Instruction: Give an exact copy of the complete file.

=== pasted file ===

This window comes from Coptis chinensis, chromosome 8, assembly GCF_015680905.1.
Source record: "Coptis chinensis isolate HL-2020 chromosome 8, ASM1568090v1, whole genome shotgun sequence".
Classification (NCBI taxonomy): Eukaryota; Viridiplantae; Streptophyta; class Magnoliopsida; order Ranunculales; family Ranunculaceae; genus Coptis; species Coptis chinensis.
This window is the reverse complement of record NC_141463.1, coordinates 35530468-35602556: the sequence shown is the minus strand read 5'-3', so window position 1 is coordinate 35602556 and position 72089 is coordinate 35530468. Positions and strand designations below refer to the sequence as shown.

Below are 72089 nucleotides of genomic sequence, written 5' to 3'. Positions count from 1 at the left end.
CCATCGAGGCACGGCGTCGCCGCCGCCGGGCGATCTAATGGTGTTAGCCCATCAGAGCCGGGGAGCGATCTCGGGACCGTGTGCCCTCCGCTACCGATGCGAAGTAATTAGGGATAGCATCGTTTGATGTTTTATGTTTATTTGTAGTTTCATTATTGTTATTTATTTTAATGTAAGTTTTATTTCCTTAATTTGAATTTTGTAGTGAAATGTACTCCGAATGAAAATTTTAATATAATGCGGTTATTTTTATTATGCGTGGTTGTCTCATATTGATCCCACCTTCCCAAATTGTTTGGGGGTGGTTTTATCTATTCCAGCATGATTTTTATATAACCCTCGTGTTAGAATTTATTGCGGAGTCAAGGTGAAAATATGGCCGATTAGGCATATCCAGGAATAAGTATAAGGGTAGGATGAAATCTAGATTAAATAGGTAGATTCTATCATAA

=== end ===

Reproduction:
This window comes from Coptis chinensis, chromosome 8, assembly GCF_015680905.1.
Source record: "Coptis chinensis isolate HL-2020 chromosome 8, ASM1568090v1, whole genome shotgun sequence".
Classification (NCBI taxonomy): Eukaryota; Viridiplantae; Streptophyta; class Magnoliopsida; order Ranunculales; family Ranunculaceae; genus Coptis; species Coptis chinensis.
This window is the reverse complement of record NC_141463.1, coordinates 35530468-35602556: the sequence shown is the minus strand read 5'-3', so window position 1 is coordinate 35602556 and position 72089 is coordinate 35530468. Positions and strand designations below refer to the sequence as shown.

Below are 72089 nucleotides of genomic sequence, written 5' to 3'. Positions count from 1 at the left end.
CCATCGAGGCACGGCGTCGCCGCCGCCGGGCGATCTAATGGTGTTAGCCCATCAGAGCCGGGGAGCGATCTCGGGACCGTGTGCCCTCCGCTACCGATGCGAAGTAATTAGGGATAGCATCGTTTGATGTTTTATGTTTATTTGTAGTTTCATTATTGTTATTTATTTTAATGTAAGTTTTATTTCCTTAATTTGAATTTTGTAGTGAAATGTACTCCGAATGAAAATTTTAATATAATGCGGTTATTTTTATTATGCGTGGTTGTCTCATATTGATCCCACCTTCCCAAATTGTTTGGGGGTGGTTTTATCTATTCCAGCATGATTTTTATATAACCCTCGTGTTAGAATTTATTGCGGAGTCAAGGTGAAAATATGGCCGATTAGGCATATCCAGGAATAAGTATAAGGGTAGGATGAAATCTAGATTAAATAGGTAGATTCTATCATAA